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Broken Promises in Outsourcing and Contracting

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A surprisingly common occurrence is firms undertaking outsourced activities simply not doing what they promised to do. 

This is not always as easy to deal with as one would guess. The expectation is that one simply institutes legal action for breach of contract when this occurs. 



There are a number of complications.  

The first complication is that in a number of outsourcing arrangements, promises made by the firm undertaking the outsourced activities never make it into the signed contract.



An area where this happens fairly frequently is when firms competing for the contract to undertake the outsourced activity, are given the opportunity to make presentations to the tender selection committee/panel. 

In the presentation promises are made which are not always put into the final contract. 


Complicated Tendering Processes 

Where the tendering process is complicated there is a greater risk of promises being left out of the final contract. 

Examples are where the tendering process involves many stages, where there are many clarifications and requests for further information, where there are retenders and post tender negotiations, where there are communications which are not in writing, and combinations of these. 

Many organisations attempt to cover this exposure by having a clause in the contract and tender papers, which provides that all tender submissions, correspondence and communications are part of the final contract.  

This is generally useful but does not always completely overcome the problem. 



The way that the promises were stated in the communications may result in confusion, uncertainty and a lack of legal enforceability.   

In addition in some cases there is confusion as to whether the promises are offers, offers extinguished by new offers, provisions of information, etc.  

So even where the promises were in writing there may still be confusion and disputes as to whether or not the promises are enforceable and what they mean. 



Experience has shown that where promises are not legally enforceable, they are often broken. As the saying goes: A verbal contract is not worth the paper it is written on.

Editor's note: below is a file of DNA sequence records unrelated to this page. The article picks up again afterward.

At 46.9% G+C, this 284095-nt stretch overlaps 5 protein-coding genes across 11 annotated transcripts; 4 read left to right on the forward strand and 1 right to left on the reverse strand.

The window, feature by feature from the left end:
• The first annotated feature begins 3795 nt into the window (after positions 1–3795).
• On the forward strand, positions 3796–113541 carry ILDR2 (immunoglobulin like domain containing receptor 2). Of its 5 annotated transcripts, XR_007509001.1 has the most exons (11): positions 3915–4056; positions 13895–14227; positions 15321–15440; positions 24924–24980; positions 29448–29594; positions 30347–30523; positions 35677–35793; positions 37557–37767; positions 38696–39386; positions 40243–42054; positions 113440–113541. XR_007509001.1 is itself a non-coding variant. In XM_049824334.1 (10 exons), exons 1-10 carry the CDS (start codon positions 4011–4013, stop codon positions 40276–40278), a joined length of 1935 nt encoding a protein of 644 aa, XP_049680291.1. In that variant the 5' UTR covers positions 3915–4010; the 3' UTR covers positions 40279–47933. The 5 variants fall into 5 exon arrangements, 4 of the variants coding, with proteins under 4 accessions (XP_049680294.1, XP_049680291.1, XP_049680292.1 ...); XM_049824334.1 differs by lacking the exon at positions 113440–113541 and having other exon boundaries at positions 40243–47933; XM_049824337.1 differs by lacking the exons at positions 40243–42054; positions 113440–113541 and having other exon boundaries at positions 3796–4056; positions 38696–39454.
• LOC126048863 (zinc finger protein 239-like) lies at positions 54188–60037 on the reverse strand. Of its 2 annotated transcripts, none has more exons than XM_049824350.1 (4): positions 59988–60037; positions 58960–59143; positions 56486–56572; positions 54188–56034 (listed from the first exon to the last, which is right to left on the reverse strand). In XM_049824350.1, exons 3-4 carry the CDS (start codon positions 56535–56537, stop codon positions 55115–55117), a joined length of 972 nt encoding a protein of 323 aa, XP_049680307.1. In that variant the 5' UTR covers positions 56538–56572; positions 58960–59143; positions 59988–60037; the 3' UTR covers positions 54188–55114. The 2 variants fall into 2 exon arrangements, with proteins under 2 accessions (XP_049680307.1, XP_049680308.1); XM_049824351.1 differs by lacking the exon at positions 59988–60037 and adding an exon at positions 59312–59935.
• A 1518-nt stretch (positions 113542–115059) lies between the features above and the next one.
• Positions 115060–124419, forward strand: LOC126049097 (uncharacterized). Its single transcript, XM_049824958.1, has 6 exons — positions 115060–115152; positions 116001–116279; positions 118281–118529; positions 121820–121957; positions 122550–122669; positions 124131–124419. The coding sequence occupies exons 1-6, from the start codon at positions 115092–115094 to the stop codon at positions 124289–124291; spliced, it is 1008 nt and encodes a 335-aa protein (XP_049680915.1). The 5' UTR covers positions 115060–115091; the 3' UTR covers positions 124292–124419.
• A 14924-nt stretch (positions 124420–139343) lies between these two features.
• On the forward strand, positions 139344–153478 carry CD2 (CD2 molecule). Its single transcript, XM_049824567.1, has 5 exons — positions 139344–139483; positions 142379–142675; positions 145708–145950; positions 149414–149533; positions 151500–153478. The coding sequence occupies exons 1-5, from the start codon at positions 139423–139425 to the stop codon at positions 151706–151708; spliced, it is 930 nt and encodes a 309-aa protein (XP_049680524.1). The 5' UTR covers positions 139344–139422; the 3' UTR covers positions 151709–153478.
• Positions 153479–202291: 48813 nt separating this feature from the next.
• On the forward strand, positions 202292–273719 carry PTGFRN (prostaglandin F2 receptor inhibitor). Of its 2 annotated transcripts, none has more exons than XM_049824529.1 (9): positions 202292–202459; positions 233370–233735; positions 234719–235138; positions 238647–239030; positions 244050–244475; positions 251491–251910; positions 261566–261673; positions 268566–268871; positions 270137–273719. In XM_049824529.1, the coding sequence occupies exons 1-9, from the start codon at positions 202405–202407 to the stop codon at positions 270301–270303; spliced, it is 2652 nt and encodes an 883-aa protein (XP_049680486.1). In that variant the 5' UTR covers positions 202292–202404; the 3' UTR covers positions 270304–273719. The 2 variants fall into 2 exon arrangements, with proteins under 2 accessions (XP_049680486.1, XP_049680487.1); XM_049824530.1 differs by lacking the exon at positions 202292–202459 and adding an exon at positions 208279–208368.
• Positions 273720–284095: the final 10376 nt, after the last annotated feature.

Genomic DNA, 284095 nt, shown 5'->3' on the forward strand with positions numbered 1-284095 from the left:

Promises for Outsourced Work 

Promises made by firms wanting to undertake the outsourced activity are often not incorporated into the signed final agreement. The result is that you are left in a position where you usually have to rely on the goodwill of the firm and are prone to fraud by them. There have been some spectacular examples of this in recent months. This list is provided to help ensure that the risk is avoided in your organisation: 



Check Contract Covers These Items



Where to Check


Promises made at presentations or briefing sessions by the tenderer



Minutes of meeting.

Material provided by the tenderer for the meeting.



Promises that are considered by the tender evaluation committee or panel in assessing the tenders.



Report of committee or panel.

Minutes of meetings of committee or panel.

Working papers of committee or panel.

Checklist prepared by the committee or panel.

Reports, minutes, working papers, checklists, etc. of people advising the tender evaluation committee or panel.



Promises that are made in correspondences.



Letters on the tender files.

Checklist or sign-off by committee/panel members.



Promises that are made in telephone or face to face conversations.



Contemporaneous notes of conversations.

Checklist or sign-off by committee/panel members.



All promises made by tenderer



Committee member(s) sign off that the contract is complete.

Users/monitors of outsourced activity sign off that the contract covers all areas of concern and all promises of which they are aware.




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For more tips, advice and practical pointers see Fraudproof Your Business Manual.